The first step after identifying your fear, is to identify your God. Who is He? What does He say about my fear? What does He say about Himself, and how does that help me fight fear?
Given the prolific references to fear throughout the Word of God, there are many case studies that one can work through. Welch however, chooses one that resonates with each and every one of us: the Israelites. If you haven’t already seen yourself as one that makes the same mistakes they did, you should probably start there.
God called them to trust Him for daily bread, literally. The people were only given enough food for one day at a time, unless it was the day before the Sabbath. Then they were given two portions so they wouldn’t violate the command to rest on the Sabbath by gathering manna. Welch calls this “the manna principle.” Meaning, “God is a God Who tests, and He will test you.” This isn’t to see how you measure up, but to reveal to you where your allegiances are, whether wrapped up in a kingdom of your own making, or in God’s kingdom.
{My allegiances are often revealed to be close knit with financial security, physical well-being, and man’s approval.}
I’m thankful God tests me, otherwise I would go on feeling a.ok, without knowing my heart was being a traitor to the kingdom of my Father. This being the Father who calls me to trust Him, instead of my own security system, whether a system of alarms and deadbolts to keep threats out, or fake smiles and polished appearances to gain the approval of my neighbors.
Being a God Who tests, He often waits until the last second to bring about deliverance, like with the feeding of the 5,000 or even after all hope seems to have disappeared, like with the death of Lazarus. Welch calls this “11th hour deliverance.” There were several points in Jesus’ ministry where He purposefully waited until after people had died before He intervened. How amazing to realize in hindsight that He was preparing His followers for His own death, when all hope would seem to be lost. Nothing He does is unintentional or purposeless in my life. He’s preparing me and training me to trust Him in this little decision, that little health issue, this painful disapproval because He wants me to be ready. Ready for what? Ready to seem Him, to recognize Him at work.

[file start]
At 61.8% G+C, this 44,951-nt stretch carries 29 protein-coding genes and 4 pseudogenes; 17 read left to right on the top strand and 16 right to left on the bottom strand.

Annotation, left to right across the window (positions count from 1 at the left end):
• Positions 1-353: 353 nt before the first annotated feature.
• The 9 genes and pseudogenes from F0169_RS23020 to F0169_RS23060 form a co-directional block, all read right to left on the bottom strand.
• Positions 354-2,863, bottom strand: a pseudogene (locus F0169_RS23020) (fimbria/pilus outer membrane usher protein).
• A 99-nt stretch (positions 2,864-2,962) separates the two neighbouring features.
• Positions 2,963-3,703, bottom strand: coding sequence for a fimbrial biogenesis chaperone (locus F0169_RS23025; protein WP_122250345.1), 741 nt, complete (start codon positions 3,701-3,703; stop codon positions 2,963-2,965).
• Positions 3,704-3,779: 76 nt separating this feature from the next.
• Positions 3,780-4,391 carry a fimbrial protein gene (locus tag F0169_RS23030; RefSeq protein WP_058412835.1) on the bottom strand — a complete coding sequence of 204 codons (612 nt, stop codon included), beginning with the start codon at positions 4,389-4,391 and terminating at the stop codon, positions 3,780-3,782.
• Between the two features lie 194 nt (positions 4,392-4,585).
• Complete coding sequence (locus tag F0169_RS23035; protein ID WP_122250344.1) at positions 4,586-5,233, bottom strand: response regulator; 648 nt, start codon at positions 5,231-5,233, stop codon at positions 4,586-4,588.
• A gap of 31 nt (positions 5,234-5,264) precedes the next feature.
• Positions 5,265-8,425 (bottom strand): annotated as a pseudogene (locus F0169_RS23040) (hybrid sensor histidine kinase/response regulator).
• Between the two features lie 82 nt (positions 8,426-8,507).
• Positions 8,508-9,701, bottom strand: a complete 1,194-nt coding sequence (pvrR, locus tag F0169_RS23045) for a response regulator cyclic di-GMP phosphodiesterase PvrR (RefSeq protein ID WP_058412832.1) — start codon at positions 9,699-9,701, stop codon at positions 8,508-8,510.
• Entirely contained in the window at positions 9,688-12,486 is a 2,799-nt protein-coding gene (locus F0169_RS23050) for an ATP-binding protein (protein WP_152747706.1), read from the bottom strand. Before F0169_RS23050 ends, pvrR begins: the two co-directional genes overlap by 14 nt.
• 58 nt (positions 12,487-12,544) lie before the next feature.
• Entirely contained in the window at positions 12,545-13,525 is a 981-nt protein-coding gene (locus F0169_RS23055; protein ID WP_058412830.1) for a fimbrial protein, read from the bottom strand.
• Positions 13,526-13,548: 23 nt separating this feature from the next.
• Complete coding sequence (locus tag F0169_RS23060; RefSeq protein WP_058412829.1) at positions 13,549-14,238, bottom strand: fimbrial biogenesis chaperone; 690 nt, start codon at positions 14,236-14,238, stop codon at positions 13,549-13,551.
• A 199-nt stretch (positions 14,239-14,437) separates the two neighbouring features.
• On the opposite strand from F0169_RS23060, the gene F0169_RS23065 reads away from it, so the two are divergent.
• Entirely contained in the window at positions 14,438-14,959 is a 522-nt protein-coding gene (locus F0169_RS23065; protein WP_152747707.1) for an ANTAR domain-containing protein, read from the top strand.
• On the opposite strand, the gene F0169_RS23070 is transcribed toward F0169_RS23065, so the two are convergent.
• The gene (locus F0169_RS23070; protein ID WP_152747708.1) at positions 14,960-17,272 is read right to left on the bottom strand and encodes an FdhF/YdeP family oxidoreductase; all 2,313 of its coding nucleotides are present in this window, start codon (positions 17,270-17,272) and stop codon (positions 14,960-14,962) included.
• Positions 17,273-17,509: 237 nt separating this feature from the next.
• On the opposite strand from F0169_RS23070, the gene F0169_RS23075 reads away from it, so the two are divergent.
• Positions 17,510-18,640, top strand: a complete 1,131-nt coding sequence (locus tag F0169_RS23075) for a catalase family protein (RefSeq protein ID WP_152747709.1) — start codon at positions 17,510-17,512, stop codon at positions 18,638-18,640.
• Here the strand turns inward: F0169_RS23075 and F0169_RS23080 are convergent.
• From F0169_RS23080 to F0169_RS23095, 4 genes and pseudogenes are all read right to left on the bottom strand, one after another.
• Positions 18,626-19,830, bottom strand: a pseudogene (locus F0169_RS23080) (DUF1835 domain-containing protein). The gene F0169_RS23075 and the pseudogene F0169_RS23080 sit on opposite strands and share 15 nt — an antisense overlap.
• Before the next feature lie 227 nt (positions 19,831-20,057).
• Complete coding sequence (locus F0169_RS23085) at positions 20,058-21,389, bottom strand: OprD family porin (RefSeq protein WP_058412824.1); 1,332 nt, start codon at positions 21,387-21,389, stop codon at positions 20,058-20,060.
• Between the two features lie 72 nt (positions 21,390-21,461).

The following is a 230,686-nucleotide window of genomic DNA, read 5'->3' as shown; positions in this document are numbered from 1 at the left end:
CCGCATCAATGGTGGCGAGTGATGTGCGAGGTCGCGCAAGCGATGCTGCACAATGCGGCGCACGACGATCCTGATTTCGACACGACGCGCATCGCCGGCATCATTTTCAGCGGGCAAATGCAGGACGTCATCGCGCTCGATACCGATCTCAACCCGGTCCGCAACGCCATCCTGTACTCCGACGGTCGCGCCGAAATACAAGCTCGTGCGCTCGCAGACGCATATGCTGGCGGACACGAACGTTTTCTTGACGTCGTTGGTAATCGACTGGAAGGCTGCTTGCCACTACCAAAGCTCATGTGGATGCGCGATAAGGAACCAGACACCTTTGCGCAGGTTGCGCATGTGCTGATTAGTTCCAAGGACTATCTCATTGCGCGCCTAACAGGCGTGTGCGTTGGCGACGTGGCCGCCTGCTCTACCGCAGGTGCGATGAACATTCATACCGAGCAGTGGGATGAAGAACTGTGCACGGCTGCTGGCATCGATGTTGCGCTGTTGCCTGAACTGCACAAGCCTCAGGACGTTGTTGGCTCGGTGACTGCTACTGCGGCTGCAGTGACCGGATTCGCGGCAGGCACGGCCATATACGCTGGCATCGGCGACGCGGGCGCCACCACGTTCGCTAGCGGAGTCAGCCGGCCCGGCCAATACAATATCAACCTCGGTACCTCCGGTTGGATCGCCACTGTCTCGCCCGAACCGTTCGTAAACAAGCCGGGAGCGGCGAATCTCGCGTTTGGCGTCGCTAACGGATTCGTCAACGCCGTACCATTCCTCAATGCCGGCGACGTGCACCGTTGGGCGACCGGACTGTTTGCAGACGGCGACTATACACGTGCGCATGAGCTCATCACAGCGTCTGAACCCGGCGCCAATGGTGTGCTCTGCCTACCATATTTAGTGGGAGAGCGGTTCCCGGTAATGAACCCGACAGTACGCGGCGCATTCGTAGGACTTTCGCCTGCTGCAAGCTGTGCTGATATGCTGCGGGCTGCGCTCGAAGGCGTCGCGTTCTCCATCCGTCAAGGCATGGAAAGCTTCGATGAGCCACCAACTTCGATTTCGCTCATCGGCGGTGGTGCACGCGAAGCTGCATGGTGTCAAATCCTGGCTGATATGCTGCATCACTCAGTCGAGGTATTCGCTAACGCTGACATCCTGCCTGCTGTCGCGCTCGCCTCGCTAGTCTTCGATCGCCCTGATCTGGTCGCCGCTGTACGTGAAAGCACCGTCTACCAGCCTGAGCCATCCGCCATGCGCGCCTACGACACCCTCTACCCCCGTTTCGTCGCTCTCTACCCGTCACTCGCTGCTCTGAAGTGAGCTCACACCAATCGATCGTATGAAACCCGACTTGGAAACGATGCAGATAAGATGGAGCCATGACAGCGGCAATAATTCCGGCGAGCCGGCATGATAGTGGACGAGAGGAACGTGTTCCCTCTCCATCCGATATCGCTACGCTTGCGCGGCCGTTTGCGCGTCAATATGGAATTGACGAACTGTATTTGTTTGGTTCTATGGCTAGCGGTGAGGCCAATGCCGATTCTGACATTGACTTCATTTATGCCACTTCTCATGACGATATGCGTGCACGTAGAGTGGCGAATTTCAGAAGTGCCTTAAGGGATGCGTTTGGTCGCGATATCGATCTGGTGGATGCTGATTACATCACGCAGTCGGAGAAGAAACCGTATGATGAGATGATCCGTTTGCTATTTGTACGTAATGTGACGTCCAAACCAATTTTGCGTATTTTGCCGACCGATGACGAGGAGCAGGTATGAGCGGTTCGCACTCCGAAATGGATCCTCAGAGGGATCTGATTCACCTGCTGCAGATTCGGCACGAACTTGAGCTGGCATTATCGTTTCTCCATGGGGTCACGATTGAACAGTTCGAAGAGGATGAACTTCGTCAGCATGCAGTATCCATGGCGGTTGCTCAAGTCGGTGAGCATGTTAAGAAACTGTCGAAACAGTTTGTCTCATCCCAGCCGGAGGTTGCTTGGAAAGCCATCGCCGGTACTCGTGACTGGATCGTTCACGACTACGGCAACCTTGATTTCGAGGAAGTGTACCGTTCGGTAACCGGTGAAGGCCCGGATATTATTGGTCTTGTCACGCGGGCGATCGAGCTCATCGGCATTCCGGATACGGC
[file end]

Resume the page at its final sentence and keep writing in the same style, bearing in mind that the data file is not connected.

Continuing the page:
There is a wealth of instruction and insight in this book. I’ve only picked up on a few precious thoughts so far. I can’t tell you what this read has done for my soul. There isn’t space or time to cover all of it here, but let me list out some of the chapter headings. Perhaps some of them will tug at you, encouraging you to take the next step in fighting your own fear or worry.
God Speaks . . . 
A. On Money and Possessions 
The message of the kingdom
When the kingdom isn’t enough
Grace for tomorrow
“Seek my Face”
Where is my treasure?
B. On People and Their Judgements 
Do not trust in Man
Love more than need
Fight fear with fear
C. On Death, Pain, and Punishment 
Fear of death
Fear of judgement (A huge one for me!)
A Glimpse of Heaven
Already Dead (the truth of having died with Christ and being resurrected with Him)
D. Peace Be With You 
I will be with you
I promise
Bring on the worst
Peace be with you
Peace for the peacemakers
Yesterday and Today
The fact that Trinity said “this book has in no way cured me” means a lot to me. I sometimes get concerned that whoever might read my blog will think that since I wrote about this or that, I’ve learned it and am perfect in that area now. Nothing could be further from the truth. What you’re reading is the initial lightbulb of understanding. Now to go out and learn how to put it into practice. This fearful, impatient, prideful person appreciates your encouragement and help as I grow.Thank you Trinity!

Apparently I have a running theme going because after Running Scared I’m reading Born to Run by Christopher McDougall.Just fyi, I’m going to do a photo purging of all things food related this week. As a result, I’ll be doing a 5 day recipe series on the blog, starting tomorrow. Looking forward to it!